Monday, 21 March 2016

Playing from Outside (or Wrong) Teeing Ground

A Rule of Golf that is commonly broken in Club competitions is putting a ball into play when starting a hole from somewhere other than from within the correct teeing ground. The Definition of teeing ground is;
The "teeing ground" is the starting place for the hole to be played. It is a rectangular area two club-lengths in depth, the front and the sides of which are defined by the outside limits of two tee-markers. A ball is outside the teeing ground when all of it lies outside the teeing ground.
Rule 11-4 deals with situations where a player puts a ball into play from outside this defined area, and Rule 11-5 extends this to when a player plays from a wrong teeing ground, stating that the provisions of Rule 11-4 apply.

The main situations that are covered by this Rule are;
•    A player tees their ball in front of an imaginary line drawn between the fronts of the tee markers (as in the photo).
•    A player tees their ball on the wrong side of the tee markers, e.g. to the left of the left tee marker.
•    A player tees off from behind the wrong tee markers, e.g. from white tee markers when blue tee markers are the ones in play.
•    A player tees off from within the teeing ground of the wrong hole, e.g. after finishing the 6th hole they play from the tee markers of the 11th hole instead of the 7th hole.

An example of how careful players have to be concerning playing from the correct teeing ground occurred two years ago in the Missouri Women's Golf Association Mid-Amateur Championship. Two ladies were disqualified when it was discovered that they had both played from the wrong tees earlier in the tournament. Before commencing their rounds all competitors were instructed to play from the gold championship tees. However, during the first round, on one of the holes there were white tees incorrectly placed further back on the teeing area than the gold championship tees. The two players discussed the situation between themselves and surmised that the obvious intention was that they should have been playing from the tees that were furthest back and so they both played from the whites. When they completed their rounds they reported the matter to the Committee who had no option other than to disqualify them under this part of Rule 11-4b;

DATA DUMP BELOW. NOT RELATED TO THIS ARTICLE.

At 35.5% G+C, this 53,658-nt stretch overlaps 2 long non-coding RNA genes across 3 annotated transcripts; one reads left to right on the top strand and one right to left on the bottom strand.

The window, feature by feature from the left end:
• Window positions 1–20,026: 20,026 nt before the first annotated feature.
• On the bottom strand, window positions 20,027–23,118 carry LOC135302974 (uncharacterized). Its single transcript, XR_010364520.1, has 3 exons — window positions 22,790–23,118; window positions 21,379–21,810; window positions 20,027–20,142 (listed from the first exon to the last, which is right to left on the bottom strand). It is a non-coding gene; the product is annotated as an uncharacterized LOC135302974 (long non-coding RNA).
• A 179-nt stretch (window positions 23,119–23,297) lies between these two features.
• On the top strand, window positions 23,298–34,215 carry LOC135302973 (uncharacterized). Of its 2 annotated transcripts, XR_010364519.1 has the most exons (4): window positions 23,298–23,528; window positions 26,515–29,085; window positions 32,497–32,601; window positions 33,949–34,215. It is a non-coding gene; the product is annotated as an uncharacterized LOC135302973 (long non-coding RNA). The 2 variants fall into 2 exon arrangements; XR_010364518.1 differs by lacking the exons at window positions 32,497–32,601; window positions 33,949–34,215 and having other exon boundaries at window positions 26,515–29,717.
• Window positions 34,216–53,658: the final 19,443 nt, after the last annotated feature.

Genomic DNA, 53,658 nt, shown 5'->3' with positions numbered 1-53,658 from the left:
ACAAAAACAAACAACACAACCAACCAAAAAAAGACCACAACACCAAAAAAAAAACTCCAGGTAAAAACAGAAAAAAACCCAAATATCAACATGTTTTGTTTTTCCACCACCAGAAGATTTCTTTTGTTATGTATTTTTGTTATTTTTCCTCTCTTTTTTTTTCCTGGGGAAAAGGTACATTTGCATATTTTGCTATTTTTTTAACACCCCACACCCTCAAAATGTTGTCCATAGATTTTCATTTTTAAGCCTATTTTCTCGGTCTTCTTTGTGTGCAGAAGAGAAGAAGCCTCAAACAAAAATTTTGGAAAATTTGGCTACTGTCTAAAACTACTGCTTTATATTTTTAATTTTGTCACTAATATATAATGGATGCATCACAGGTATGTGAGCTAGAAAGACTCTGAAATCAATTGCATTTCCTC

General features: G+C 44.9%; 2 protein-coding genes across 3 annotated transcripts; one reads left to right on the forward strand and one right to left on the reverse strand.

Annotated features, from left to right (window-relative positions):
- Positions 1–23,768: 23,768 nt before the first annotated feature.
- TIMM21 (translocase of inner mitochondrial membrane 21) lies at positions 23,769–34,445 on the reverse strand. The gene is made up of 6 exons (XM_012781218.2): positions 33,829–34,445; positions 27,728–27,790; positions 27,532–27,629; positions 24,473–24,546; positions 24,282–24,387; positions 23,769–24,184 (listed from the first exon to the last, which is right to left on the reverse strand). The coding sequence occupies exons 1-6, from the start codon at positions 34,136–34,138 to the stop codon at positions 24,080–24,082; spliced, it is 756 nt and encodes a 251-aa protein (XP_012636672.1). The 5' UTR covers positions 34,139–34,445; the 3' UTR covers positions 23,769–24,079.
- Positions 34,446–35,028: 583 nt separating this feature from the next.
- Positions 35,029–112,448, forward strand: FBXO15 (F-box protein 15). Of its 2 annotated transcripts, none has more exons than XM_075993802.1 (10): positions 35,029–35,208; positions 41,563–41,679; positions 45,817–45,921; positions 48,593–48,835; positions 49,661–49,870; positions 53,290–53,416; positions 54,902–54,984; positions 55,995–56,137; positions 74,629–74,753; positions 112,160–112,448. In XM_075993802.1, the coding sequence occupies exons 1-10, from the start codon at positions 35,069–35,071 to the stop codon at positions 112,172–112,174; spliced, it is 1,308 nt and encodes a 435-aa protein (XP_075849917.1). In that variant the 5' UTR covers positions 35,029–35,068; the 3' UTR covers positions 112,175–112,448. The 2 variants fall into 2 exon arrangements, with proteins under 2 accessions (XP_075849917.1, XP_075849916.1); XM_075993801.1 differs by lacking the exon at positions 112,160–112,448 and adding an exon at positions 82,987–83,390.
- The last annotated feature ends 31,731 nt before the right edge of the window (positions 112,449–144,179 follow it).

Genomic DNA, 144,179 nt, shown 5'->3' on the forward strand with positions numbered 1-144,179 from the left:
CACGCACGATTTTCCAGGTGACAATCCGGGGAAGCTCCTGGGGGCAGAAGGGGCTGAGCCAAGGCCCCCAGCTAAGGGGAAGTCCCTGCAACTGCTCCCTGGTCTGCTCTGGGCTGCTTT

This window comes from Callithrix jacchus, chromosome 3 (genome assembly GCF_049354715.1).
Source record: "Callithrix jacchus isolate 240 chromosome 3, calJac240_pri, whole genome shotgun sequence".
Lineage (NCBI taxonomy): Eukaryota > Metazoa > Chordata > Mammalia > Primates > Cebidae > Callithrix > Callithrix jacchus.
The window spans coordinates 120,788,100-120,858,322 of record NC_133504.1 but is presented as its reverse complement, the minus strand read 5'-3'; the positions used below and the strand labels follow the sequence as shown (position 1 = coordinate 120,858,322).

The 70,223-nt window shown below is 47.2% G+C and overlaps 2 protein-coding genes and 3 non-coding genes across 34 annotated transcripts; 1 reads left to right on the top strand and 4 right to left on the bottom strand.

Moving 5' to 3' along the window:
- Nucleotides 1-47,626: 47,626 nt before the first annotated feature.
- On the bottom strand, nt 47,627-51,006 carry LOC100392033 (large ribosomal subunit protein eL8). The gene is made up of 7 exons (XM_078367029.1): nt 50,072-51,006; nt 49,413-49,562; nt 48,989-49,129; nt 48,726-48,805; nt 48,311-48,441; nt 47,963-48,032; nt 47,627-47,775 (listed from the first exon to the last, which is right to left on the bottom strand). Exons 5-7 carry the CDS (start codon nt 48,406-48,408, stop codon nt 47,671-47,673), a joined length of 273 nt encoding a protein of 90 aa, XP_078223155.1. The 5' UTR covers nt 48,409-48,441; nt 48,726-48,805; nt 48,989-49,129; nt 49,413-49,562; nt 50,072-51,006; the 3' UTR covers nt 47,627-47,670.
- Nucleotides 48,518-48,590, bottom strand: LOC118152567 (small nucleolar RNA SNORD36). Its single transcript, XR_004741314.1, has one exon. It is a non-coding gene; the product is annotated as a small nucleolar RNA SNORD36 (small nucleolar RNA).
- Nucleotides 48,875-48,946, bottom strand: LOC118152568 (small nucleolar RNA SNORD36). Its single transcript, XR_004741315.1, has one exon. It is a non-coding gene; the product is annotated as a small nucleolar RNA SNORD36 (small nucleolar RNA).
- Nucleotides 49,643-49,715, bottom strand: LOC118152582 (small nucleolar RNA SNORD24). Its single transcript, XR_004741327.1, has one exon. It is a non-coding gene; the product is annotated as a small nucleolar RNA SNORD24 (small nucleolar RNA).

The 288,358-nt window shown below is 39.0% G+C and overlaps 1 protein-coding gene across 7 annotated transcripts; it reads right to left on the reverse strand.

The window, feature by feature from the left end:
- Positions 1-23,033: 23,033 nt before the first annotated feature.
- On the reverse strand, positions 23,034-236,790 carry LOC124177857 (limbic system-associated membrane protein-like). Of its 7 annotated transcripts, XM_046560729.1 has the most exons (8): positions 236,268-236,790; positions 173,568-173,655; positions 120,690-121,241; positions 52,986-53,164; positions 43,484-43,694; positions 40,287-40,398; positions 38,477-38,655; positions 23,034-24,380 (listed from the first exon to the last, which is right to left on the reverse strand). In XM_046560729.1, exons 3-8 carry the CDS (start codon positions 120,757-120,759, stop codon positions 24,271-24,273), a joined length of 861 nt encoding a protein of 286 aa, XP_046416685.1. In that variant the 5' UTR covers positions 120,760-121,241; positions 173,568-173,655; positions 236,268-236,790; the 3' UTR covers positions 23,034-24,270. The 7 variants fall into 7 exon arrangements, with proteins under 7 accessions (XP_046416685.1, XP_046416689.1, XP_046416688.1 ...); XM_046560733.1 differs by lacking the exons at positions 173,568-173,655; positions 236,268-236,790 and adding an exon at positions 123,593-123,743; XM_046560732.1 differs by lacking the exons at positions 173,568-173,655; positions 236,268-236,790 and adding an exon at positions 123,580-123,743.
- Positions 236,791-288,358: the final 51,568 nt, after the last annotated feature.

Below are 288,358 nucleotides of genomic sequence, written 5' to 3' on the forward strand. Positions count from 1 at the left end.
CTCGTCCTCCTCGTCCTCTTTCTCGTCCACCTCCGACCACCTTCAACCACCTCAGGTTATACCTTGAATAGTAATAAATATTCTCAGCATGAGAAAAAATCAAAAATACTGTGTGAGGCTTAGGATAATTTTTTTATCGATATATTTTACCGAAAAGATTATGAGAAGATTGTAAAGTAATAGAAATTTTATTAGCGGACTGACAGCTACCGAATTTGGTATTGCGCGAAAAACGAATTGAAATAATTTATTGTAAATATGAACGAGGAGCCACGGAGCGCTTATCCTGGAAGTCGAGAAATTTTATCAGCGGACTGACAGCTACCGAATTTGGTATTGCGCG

If the competitor makes a stroke from the next teeing ground without first correcting his mistake or, in the case of the last hole of the round, leaves the putting green without first declaring his intention to correct his mistake, he is disqualified.
The Head Rules Official correctly pointed out that the competition's notice clearly indicated that players were to play from the gold tees; it did not say, “Unless they are placed incorrectly”. It was the players’ responsibility to conform to that Rule.


Edit 22nd March 2016: I should have clarified that in match play, if a player plays a ball from outside the teeing ground, there is no penalty, but their opponent may immediately require the player to cancel the stroke and play a ball from within the teeing ground, Rule 11-4a.
 
An Example of How the New Exception to Rule 6-6d Works
South Korean, Hyun-woo Ryu, was one of the first professional golfers to benefit from a Rule change that came into effect on 1st January this year. Earlier this month, during the New Zealand Open at The Hills, he played from the wrong spot after taking a drop at the first hole of his third round and went on to sign for an incorrect score because the situation did not come to light until the following day.

Under the old Rules, signing for an incorrect score resulted in disqualification. However, the new Exception to Rule 6-6d states;

If a competitor returns a score for any hole lower than actually taken due to failure to include one or more penalty strokes that, before returning his score card, he did not know he had incurred, he is not disqualified. In such circumstances, the competitor incurs the penalty prescribed by the applicable Rule and an additional penalty of two strokes for each hole at which the competitor has committed a breach of Rule 6-6d. This Exception does not apply when the applicable penalty is disqualification from the competition.
So, Ryu received a penalty of two strokes for playing his ball from a wrong place and, under the new Rule, an additional penalty of two strokes for signing for an incorrect score card. Without this additional penalty he would have finished tied for sixth, but instead the 34-year-old had to settle for a share of 16th place. However, I am sure that he would agree that this was better than being disqualified!

Good golfing,



 

It is inter-Club match play time again for many golfers in the Northern Hemisphere. A good time to check out my 'So You Are Going to Play Match Play' eDocument (click here) and my 'Match Play Quiz' eDocument (click here).